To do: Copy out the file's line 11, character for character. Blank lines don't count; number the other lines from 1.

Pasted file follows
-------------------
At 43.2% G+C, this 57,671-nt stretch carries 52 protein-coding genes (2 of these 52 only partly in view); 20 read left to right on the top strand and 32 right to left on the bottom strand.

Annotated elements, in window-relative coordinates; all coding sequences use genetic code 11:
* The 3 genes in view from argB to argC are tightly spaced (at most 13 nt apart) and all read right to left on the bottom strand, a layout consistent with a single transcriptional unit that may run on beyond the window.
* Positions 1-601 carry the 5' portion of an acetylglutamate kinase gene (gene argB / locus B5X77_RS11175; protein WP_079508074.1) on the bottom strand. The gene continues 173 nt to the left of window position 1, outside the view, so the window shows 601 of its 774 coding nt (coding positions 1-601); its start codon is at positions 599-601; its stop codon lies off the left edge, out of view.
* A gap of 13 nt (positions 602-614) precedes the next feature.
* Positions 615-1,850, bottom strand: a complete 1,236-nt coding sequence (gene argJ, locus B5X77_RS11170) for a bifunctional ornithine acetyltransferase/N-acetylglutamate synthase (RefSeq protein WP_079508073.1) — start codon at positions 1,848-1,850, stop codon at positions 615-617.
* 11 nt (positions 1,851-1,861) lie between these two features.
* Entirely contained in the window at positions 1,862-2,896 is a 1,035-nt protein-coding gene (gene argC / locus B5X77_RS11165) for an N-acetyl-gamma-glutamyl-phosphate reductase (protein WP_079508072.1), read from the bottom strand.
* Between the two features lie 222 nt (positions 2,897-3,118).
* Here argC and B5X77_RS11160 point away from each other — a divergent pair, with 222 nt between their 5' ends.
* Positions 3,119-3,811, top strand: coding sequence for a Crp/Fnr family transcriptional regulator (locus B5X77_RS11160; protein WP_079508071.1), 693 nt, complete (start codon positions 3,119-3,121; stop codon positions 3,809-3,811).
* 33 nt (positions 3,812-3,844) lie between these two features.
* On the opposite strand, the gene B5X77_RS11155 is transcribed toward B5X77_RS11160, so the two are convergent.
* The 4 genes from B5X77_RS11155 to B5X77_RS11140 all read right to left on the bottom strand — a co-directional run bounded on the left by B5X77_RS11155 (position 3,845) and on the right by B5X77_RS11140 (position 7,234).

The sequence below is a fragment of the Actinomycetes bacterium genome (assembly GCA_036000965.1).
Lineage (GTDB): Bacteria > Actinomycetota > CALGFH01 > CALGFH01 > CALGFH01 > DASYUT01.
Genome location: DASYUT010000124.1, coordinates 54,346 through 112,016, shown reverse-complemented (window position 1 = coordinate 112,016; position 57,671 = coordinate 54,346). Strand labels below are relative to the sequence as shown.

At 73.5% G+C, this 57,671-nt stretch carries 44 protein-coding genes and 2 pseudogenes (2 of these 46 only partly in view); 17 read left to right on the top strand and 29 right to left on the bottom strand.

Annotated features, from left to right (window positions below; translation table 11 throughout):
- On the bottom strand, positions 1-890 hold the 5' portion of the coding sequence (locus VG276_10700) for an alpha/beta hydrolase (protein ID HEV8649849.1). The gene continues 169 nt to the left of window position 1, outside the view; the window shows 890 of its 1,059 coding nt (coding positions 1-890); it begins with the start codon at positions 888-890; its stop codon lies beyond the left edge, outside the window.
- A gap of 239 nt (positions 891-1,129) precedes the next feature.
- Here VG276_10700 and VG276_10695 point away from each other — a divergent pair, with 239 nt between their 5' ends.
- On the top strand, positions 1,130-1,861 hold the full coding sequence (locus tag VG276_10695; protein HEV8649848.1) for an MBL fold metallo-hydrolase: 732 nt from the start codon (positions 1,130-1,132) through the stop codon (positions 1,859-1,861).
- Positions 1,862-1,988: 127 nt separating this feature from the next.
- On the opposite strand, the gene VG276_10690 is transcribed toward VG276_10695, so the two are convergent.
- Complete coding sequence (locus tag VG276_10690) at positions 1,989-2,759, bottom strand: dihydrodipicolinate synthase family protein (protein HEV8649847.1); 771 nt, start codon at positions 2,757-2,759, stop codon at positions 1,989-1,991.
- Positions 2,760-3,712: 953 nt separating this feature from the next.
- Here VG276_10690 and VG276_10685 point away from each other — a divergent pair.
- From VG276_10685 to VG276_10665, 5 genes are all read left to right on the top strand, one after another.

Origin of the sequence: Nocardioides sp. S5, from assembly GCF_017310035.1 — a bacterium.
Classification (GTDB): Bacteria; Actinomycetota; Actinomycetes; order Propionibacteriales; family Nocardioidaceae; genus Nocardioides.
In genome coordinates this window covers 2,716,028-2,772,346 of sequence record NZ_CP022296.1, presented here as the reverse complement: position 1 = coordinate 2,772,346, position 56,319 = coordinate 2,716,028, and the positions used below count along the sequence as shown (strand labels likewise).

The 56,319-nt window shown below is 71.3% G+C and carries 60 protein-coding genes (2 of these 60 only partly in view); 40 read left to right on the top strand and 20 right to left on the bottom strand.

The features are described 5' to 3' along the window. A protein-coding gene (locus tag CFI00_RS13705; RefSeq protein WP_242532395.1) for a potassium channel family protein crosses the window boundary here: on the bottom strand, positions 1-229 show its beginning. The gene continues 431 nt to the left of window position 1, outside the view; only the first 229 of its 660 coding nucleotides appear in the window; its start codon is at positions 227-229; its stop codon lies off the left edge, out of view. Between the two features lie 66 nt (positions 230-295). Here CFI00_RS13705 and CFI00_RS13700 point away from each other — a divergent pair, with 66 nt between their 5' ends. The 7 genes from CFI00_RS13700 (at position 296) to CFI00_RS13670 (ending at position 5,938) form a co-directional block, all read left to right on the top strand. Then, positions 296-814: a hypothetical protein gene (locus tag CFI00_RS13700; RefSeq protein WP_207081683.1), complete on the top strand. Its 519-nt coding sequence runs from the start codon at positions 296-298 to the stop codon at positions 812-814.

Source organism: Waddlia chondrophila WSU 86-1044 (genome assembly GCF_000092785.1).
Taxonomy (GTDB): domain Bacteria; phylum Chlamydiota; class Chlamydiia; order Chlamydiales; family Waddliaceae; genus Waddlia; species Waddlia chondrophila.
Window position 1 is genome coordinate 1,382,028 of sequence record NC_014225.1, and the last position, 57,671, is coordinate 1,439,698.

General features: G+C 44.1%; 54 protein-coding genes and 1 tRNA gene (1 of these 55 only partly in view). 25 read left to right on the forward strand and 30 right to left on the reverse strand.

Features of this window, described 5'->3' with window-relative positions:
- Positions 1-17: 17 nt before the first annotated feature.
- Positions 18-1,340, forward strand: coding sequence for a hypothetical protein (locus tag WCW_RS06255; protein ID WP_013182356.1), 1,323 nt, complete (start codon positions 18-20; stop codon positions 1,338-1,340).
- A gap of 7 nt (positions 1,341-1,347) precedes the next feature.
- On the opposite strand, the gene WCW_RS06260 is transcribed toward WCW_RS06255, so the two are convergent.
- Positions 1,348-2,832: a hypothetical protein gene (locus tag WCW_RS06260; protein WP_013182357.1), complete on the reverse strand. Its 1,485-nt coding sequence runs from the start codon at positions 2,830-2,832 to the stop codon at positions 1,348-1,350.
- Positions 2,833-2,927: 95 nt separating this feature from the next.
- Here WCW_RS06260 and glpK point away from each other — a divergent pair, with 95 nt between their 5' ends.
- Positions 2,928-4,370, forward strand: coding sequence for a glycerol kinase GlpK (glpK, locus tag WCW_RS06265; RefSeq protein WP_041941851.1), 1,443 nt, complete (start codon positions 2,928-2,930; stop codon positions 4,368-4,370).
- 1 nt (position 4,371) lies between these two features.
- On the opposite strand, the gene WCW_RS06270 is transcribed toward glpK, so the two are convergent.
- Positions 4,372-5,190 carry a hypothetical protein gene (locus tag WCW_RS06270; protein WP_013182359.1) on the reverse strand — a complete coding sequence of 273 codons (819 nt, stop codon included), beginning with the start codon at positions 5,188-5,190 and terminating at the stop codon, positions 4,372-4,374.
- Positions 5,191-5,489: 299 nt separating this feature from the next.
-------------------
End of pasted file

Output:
* Positions 3,119-3,811, top strand: coding sequence for a Crp/Fnr family transcriptional regulator (locus B5X77_RS11160; protein WP_079508071.1), 693 nt, complete (start codon positions 3,119-3,121; stop codon positions 3,809-3,811).